In a pre-Super Bowl interview with buddy Bill O'Reilly on Fox, President Trump once again said a number of frightening and angry-making things, including new comments praising Vladimir Putin, implying the US government had plenty of Kremlin-style blood on its hands, and sticking to his alternative-fact guns about three million people voting illegally in November elections. He also got on a tear about sanctuary cities, and responding to news last week of an effort by a California lawmaker to have all of the state become a sanctuary state, Trump said, "California is in many ways out of control," and added "I don't want to defund a state or a city. I don't want to defund anybody... [But] If they're going to have sanctuary cities, we may have to do that. Certainly that would be a weapon."
The Associated Press picked up the story, and in spite of the President's rhetoric, it should be noted that he sounded like he was hedging a bit on his threats, saying he wanted to make sure that cities have "the money they need to properly operate." But in a statement that is sure to rankle many Californians who have recently cited the debt that other states owes us in terms of the much larger amount the state pays into federal coffers versus what we get in return Trump said, "We give tremendous amounts of money to California," and suggested his administration was on a "collision course" with the entire state, per the Huffington Post.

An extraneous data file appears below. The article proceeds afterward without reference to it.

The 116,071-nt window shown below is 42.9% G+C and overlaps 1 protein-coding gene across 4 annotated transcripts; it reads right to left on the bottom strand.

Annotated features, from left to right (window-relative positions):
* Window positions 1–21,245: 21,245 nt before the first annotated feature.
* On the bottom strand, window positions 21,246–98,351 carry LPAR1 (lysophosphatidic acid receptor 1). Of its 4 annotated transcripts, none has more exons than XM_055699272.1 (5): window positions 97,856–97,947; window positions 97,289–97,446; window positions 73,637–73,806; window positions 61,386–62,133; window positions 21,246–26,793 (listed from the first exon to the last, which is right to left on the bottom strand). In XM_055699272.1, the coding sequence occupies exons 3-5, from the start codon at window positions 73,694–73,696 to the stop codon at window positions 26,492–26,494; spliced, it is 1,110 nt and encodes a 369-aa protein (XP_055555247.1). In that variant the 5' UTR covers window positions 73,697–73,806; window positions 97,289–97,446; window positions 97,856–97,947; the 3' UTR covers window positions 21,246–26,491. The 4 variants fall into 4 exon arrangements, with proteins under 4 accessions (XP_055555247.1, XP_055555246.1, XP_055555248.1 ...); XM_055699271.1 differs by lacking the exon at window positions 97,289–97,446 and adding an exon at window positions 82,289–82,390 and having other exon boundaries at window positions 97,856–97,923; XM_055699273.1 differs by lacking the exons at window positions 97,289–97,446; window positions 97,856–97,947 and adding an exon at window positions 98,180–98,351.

Also, in yet another statement with no facts to back it up, Trump suggested that sanctuary cities such as Los Angeles, Sacramento, and San Francisco "breed crime, [and] there's a lot of problems."
If you haven't yet thrown your coffee mug across the room, here's another item to add to the angry bank: California Republicans in Congress, newly empowered with Trump in the White House, are calling for a wholesale audit of the high-speed rail project and say they want to delay $647 million in federal funding that is set to fund the electrification of the Caltrain lines, as the Chronicle reports. The Caltrain project, which is a step necessary to connect the eventual high-speed rail from San Jose to San Francisco, would be effectively killed if the funding is the funding is delayed even a few months, because it will mean having to rebid contract work that is already underway.
The funding arrives on the desk of Transportation Secretary Elaine Chao in a week or two, and advocates for Caltrain and the high-speed rail are hoping that Peninsula tech titans can somehow save it from delay.